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5 Common Trenching Safety Hazards To Be Aware Of

5 Common Trenching Safety Hazards To Be Aware Of

Repairing sewer lines can involve trenching and excavating, and as contractors begin specific tasks, they must take safety measures. Read about five common trenching safety hazards to be aware of to keep your workers safe.

Slips and Falls

Slips are common, especially if the ground is wet or unsteady. Additionally, workers could easily trip and fall into the trench, resulting in serious injury. You can easily prevent this by putting up signs around the trench to warn individuals.

Signs and safety fencing also keep any pedestrians aware of any possible danger they may face, which is especially important when your worksite is in a residential area. No one should be able to wander into the trench.

Atmospheric Changes

Oxygen levels may be lower in the trench, and workers may even encounter toxic gasses. This often depends on the work area, and if this is an issue in your location, keep your workers well equipped with adequate respiratory protection. Additionally, use signage in the work area to remind workers to put on their gear before working.

Hitting Utility Lines

Before you begin digging, ensure there are no city utility lines in the work area. Hitting a gas or electric line is dangerous to workers and may impact the city you work in. Contact city officials to have these underground lines flagged, so you know what areas to avoid.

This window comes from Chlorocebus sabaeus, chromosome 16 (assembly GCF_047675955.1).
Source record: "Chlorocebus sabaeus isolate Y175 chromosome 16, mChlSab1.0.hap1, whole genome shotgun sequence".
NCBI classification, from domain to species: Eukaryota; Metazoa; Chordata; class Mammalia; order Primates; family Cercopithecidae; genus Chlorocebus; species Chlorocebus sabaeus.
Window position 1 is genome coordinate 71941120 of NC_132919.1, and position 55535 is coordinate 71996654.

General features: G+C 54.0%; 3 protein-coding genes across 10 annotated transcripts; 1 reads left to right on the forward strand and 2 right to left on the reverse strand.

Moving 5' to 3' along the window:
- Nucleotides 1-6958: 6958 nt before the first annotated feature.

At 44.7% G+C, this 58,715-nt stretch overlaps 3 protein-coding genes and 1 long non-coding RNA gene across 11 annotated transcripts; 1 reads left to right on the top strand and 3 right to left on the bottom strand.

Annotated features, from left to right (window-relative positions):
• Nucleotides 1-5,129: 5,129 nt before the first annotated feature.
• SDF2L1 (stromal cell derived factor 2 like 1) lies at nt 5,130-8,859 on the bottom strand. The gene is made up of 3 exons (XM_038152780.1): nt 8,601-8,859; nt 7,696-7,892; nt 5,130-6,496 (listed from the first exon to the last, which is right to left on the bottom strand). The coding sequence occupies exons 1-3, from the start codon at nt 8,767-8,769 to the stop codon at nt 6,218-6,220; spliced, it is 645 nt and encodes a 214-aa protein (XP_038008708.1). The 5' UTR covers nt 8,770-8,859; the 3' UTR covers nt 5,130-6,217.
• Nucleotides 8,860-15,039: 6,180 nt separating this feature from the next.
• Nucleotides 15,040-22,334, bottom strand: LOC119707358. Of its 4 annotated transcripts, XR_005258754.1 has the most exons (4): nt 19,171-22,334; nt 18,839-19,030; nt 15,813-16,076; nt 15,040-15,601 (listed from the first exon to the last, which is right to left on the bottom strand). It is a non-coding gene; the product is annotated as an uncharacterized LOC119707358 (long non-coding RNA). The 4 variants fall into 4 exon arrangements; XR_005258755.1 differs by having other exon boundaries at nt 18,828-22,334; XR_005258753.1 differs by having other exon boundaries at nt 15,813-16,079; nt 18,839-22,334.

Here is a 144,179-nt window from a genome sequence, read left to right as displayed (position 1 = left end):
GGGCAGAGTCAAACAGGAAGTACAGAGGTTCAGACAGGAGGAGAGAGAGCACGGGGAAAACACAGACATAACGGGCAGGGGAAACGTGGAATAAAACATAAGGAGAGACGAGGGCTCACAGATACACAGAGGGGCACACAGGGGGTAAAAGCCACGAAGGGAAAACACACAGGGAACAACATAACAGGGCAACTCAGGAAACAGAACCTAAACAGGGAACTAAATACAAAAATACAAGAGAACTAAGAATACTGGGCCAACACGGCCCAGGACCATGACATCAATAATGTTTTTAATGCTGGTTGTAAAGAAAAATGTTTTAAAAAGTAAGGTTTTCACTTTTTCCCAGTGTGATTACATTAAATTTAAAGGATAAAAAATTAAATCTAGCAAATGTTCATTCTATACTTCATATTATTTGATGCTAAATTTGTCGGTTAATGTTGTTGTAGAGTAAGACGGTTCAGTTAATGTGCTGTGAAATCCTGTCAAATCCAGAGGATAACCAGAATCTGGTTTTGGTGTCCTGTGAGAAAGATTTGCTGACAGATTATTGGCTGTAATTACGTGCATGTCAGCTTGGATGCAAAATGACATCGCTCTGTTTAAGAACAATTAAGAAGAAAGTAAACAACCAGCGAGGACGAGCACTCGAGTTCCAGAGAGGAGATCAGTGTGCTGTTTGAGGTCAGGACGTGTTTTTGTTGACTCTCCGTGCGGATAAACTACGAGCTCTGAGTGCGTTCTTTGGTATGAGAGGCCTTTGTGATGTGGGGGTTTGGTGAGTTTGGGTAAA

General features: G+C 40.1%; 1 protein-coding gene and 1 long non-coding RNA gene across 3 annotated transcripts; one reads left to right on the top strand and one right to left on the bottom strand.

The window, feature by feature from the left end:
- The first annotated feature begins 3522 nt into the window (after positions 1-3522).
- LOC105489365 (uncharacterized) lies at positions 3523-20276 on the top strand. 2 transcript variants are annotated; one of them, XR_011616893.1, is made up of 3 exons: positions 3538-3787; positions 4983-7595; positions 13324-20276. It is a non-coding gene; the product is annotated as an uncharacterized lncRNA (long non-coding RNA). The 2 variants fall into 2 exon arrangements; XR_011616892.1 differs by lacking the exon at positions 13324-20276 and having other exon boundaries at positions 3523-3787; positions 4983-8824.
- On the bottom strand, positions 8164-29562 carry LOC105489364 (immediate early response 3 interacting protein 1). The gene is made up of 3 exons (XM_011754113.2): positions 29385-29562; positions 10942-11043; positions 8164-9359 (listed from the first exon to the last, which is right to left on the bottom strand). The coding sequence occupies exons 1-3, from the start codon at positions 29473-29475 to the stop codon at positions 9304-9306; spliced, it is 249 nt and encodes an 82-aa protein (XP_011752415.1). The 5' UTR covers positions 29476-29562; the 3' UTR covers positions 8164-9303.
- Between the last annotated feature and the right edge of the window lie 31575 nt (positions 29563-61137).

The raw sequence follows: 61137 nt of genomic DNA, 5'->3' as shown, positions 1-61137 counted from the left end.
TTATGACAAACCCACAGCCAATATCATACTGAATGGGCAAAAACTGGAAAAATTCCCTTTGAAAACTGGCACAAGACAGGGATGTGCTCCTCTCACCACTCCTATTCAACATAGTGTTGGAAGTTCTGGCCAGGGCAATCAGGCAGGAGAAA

One of the most common trenching safety hazards to be aware of is a cave-in, and luckily, preventing this disaster is simple. First, ensure someone inspects the trench every day before contractors get to work. Also, ensure there are entrance and exit points appropriately placed throughout the trench—according to OSHA guidelines, they must be within 25 feet of each employee.

Pro Tip

Inspecting the trench is especially important after a rainstorm or other heavy weather. Unexpected shifts in the earth could impact the trench.

Falling Loads

As workers move equipment around the work location, they should remain aware of the risk of falling loads. As you use machinery to lift heavy material or dig out the trench, ensure no one is too close.

For trenching contractors in the Seattle, Washington area, contact Complete Trenchless. We repair water and sewer lines for both residents and businesses to keep water systems up and running. As industry experts, we’ll get the job done efficiently.

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